A living trust is a very popular addition to the average estate plan. In fact, you may be considering the addition of a living trust to your estate plan after listening to friends and/or family tout the benefits of including a trust in your estate plan. A trust certainly can be a beneficial estate planning tool that may help you achieve a wide range of goals. Before deciding if you should incorporate a living trust into your estate plan, however, you should be certain that you understand the advantages and disadvantages of a living trust.
What Is a Trust?
A trust is a relationship whereby property is held by one party for the benefit of another. A trust is created by a Settlor, who transfers property to a Trustee. The Trustee holds that property for the trust’s beneficiaries. The beneficiaries of a trust may be individuals, entities (such as a church or charity), or even your family pet. A trust may also include both current and future beneficiaries.
Trusts are broadly divided into two categories. A testamentary trust is one that activates upon the death of the Settlor, typically via a provision in the Settlor’s Last Will and Testament. A living trust, on the other hand, activates as soon as all formalities of creation are in place and the trust is funded. Living trusts can be further divided into revocable and irrevocable living trusts, whereas a testamentary trust is always revocable.
Advantages of a Living Trust
The advantages to a living trust are numerous, which is why living trusts are so commonly included in a comprehensive estate plan. To some extent, the specific advantages of a living trust will depend on whether the trust is a revocable or irrevocable living trust; however, some advantages apply to both. Among the advantages of a living trust are:
- Probate avoidance – assets gifted in your Will must first go through the probate process before being distributed to the beneficiaries. Assets held in a living trust, however, bypass the probate process altogether and may, therefore, be distributed at any time according to the terms of the trust agreement.
- Control over gifts – gifts made outright, either during your lifetime or in your Will, become the property of the beneficiary to do with as he/she sees fit. A living trust, however, allows you to gift assets while still maintaining a certain degree of control over how they are used.
- Ability to protect a minor’s inheritance – your minor children cannot inherit directly from your estate. A living trust, however, can protect a child’s inheritance until he/she is old enough to receive and manage the assets.
- Protects against incapacity – a revocable living trust can also be used for incapacity planning. You appoint yourself as the Trustee and someone you want to take over control of your assets during your own incapacity as the successor Trustee. Major assets are then transferred into the trust. If incapacity does strike, your named successor takes over management of the trust assets automatically until you are able to retake control.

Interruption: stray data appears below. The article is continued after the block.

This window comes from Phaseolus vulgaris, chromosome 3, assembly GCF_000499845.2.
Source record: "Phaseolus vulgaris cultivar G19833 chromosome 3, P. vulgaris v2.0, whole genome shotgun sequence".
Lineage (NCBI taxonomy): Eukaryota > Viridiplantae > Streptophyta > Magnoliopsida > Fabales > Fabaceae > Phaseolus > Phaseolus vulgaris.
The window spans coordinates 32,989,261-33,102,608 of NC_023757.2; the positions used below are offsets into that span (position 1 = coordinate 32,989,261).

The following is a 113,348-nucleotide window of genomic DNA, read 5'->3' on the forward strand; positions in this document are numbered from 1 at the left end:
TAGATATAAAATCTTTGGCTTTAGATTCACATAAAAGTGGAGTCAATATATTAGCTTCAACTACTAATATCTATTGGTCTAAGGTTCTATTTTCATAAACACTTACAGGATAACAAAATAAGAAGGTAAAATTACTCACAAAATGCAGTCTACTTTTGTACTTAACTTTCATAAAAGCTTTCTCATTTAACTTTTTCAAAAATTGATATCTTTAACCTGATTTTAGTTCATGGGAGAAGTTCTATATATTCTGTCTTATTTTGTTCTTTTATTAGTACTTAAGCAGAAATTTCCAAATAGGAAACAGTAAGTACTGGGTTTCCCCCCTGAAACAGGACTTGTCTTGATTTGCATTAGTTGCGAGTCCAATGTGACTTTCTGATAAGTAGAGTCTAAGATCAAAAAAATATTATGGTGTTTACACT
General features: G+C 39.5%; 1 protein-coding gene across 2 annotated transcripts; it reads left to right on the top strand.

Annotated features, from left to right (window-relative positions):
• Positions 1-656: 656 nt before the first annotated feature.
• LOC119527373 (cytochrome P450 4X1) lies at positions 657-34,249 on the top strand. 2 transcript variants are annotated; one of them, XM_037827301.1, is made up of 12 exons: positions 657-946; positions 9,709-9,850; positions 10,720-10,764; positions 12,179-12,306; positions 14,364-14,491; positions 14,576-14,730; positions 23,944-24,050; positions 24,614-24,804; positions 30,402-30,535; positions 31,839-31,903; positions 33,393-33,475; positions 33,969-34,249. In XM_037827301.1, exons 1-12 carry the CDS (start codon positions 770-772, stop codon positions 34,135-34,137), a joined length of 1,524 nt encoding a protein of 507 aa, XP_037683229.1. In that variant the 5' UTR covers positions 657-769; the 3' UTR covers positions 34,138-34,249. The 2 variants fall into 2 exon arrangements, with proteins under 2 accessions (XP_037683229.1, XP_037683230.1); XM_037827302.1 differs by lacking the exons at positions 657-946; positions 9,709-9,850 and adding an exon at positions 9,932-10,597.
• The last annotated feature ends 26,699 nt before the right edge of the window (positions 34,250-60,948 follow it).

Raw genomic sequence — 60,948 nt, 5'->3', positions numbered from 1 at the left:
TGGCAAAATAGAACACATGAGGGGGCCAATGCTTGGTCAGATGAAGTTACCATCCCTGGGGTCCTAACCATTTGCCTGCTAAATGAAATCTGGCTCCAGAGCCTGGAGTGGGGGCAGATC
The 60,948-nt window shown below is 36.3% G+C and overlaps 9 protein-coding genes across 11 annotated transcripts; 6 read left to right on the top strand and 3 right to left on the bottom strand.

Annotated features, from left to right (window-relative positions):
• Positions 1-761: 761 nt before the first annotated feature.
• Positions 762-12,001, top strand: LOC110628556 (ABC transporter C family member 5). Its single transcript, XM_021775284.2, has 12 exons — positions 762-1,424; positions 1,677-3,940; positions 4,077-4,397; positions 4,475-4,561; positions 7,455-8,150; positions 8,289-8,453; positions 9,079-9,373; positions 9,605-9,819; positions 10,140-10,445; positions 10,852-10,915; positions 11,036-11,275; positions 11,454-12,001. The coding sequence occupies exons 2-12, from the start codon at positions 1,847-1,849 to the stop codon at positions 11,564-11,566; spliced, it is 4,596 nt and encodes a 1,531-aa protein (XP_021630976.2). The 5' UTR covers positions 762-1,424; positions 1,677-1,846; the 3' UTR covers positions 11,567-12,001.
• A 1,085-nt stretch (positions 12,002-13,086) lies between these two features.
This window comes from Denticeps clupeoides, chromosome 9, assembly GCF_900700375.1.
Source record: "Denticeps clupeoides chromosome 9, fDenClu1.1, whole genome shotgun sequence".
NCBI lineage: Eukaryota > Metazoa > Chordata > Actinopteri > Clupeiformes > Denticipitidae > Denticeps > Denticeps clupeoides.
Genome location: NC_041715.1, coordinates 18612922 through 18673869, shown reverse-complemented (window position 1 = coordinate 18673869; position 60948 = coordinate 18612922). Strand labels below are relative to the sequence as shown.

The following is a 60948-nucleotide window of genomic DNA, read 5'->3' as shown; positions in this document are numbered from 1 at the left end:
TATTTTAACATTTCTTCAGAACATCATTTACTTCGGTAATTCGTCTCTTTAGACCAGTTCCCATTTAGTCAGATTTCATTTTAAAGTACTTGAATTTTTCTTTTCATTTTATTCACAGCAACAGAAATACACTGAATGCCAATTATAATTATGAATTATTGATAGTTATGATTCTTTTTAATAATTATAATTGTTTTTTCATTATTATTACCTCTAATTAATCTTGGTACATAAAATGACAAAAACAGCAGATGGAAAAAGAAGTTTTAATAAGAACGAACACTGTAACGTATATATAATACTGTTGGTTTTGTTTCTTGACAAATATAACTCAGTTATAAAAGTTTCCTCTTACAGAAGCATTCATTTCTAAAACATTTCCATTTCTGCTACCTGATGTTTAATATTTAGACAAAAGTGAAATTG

- Asset protection – an irrevocable living trust can function as an asset protection tool. Once assets are transferred into the trust they are no longer considered part of your estate and are, therefore, out of the reach of creditors and other potential threats.
- Special needs planning – gifting assets directly to a loved one with special needs can jeopardize your loved one’s eligibility for much needed assistance programs such as Medicaid and SSI. A special type of irrevocable living trust allows you to provide for your loved one without putting those benefits at risk.
Disadvantages of a Living Trust
The two primary disadvantages to a living trust are cost and complexity. It typically requires more time and expense to establish a trust than it does to create a Will. In addition, because a trust must be administered by a Trustee for the life of the trust, the ongoing costs of a trust are something that must be taken into consideration. A trust can also be fairly complex, depending on the type of trust created and the trust purpose. To create a trust you must draft a trust agreement, something that should only be accomplished with the assistance of an experienced trust attorney. A trust is also a separate legal entity, meaning the trust must file a tax return every year and the Trustee must keep very detailed records of all trust business.
Contact Illinois Trust Attorneys
Please join us for a FREE upcoming seminar. If you have questions or concerns regarding the advantages and disadvantages of a living trust, contact the experienced Illinois trust attorneys at Hedeker Law, Ltd. by calling (847) 913-5415 to schedule an appointment.